It plans to spend $7.81 billion in the coming new financial year to finance its development and recurrent expenditures.
As at December 2017, Uganda’s external debt was $7.9 billion while the domestic debt amounted to $3.7 billion, which is an increase of 12.2 per cent and 4.2per cent, respectively, compared to June 2017.
In the 2018/19 financial year, the country will spend $ 236.5 million as external debt repayments, which it says is relatively high compared to past levels because of repayment of the PTA loan.
It will also be spending $725.12 million on interest payments. The country will be borrowing $251.2 million from the domestic market in the 2018/19 financial year.
“Interest payments constitute 9.8 per cent of total resources available for spending next financial year,” says the Finance Ministry in the 2018/19 budget estimates.
“We will continue to diversify the sources of financial resources over the medium term by maintaining a presence in the international capital markets. Non-concessional and commercial external borrowing will be limited to development projects with high financial and economic returns,” Mr Rotich said in the budget estimate summary.
Kenya will be paying an annual interest of $149.3 million for the February Eurobond starting in the 2018/19 financial year. The country issued a 10-year tenure bond at the rate of 7.25 per cent and a 30-year bond at the rate of 8.25 per cent.
“We are more inclined to tap into the international markets as opposed to the domestic in order to finance this deficit. We are still favouring the international markets because of the concessional terms. We are very cautious on this and will direct the funds received to the development projects,” Mr Rotich said during last year’s budget presentation.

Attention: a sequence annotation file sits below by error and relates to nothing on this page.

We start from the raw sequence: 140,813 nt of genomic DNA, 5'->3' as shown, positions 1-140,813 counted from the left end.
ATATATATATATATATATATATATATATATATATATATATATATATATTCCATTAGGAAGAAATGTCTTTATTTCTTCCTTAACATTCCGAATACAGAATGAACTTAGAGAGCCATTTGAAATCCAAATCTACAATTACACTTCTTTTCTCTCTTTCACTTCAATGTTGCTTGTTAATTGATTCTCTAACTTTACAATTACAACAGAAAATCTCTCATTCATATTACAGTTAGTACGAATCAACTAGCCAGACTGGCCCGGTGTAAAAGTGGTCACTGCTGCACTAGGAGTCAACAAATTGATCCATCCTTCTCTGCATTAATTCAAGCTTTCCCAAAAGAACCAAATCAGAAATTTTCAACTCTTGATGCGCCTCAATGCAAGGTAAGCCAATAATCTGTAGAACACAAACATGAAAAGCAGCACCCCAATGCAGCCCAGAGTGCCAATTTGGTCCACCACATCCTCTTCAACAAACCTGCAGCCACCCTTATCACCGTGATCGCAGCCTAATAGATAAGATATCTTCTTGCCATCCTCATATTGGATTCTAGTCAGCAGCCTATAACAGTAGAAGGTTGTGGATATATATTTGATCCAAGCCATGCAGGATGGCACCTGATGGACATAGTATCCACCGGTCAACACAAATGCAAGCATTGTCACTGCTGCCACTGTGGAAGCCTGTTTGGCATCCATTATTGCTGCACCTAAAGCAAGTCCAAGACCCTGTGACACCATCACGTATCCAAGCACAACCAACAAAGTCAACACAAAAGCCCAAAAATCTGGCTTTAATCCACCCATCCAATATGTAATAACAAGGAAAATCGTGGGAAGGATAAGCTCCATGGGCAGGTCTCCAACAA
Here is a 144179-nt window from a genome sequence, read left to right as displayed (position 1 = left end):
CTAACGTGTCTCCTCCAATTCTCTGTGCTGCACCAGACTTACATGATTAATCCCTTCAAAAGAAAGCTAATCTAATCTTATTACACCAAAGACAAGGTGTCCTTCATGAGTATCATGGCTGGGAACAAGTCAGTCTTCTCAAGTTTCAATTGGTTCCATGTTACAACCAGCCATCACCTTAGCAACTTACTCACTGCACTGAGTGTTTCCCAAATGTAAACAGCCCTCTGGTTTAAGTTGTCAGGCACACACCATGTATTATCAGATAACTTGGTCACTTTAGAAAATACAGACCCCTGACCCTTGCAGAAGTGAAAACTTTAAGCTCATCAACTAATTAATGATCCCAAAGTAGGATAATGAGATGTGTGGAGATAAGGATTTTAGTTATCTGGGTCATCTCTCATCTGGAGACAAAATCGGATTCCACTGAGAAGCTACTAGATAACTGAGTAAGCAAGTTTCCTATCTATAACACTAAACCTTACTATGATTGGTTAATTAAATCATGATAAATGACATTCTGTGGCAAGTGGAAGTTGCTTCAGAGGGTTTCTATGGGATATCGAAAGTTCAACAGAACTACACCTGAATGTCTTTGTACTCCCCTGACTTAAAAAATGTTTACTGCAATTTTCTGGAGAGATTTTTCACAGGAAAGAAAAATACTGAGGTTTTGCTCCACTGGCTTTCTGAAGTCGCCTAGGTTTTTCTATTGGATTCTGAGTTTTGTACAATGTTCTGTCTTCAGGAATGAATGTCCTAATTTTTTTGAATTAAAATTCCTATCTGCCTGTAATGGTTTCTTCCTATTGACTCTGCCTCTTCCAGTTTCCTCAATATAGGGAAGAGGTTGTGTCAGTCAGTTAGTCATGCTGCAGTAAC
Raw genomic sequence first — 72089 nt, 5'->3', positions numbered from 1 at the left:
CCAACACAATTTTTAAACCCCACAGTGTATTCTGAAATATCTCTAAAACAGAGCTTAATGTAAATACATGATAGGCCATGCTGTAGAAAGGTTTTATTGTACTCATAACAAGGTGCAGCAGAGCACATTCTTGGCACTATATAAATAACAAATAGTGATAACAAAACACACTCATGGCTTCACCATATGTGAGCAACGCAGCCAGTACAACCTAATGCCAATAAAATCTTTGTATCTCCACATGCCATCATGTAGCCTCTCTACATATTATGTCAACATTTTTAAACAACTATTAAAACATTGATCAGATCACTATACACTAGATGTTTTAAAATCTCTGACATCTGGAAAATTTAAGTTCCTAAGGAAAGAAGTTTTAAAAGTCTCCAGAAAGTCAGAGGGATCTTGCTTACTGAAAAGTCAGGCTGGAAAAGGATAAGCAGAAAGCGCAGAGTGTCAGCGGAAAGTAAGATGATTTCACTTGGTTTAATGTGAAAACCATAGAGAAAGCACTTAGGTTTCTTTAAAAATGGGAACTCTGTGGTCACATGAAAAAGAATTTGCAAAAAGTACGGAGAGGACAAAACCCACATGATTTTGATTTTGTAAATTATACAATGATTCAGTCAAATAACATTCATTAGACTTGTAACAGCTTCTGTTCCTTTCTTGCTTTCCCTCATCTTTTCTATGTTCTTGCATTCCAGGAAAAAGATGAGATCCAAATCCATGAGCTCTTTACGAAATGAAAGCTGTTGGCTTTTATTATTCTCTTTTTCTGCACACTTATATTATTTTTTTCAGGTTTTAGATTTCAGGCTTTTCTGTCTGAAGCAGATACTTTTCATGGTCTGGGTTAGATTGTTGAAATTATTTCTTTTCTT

Tanzania is also expecting to collect $9.63 billion in revenues in the 2018/19, with $4.2 billion going into paying off its national debt that stood at $19.41 billion at the end of January 2018.
The country is also expecting its expenditure for the new financial year starting July to stand at $14.16 billion. The country’s revenue collection in the 2016/7 financial year reached $8.98 billion against a target $13.26 billion.
In January alone, Tanzania paid out $200 million in interests out of the outstanding $1.05 billion. Tanzania also saw $2.6 billion cumulative debt fall due during the year ending January 2018.
“The skyrocketing national debt is a source of concern. This rise in debt, if left unchecked, would go out of hand, plunging us into debt distress,” the country’s Controller and Auditor General Prof Mussa Assad had warned.
Tanzania President John Magufuli brushed off the debt distress concerns saying that his country still had further room for borrowing. It has since approached World Bank and the African Development Bank (AfDB) to fund some of its multibillion dollar energy, aviation and railway projects.
“We still have room for further borrowing. What matters is the projects we are investing in these borrowed funds. The most important thing is how we will manage these borrowed funds to ensure that the projects they are invested in are able to repay themselves,” President Magufuli said.
Early this year Barclays Africa Group chief economist Jeff Gable, at the launch of Barclays Africa 2017/18 Macro-Economic Report warned that the country should expect debt repayments to take a larger share of its tax collections unless the private sector is involved in infrastructure investment.
“We are seeing countries spend $0.01 for every $0.03 they collect, which we find high. We must start seeing the private sector getting into more infrastructure investments under partnerships with governments so that we can start seeing these taxes go into other important areas, outside of debt repayments,” Mr Gable said.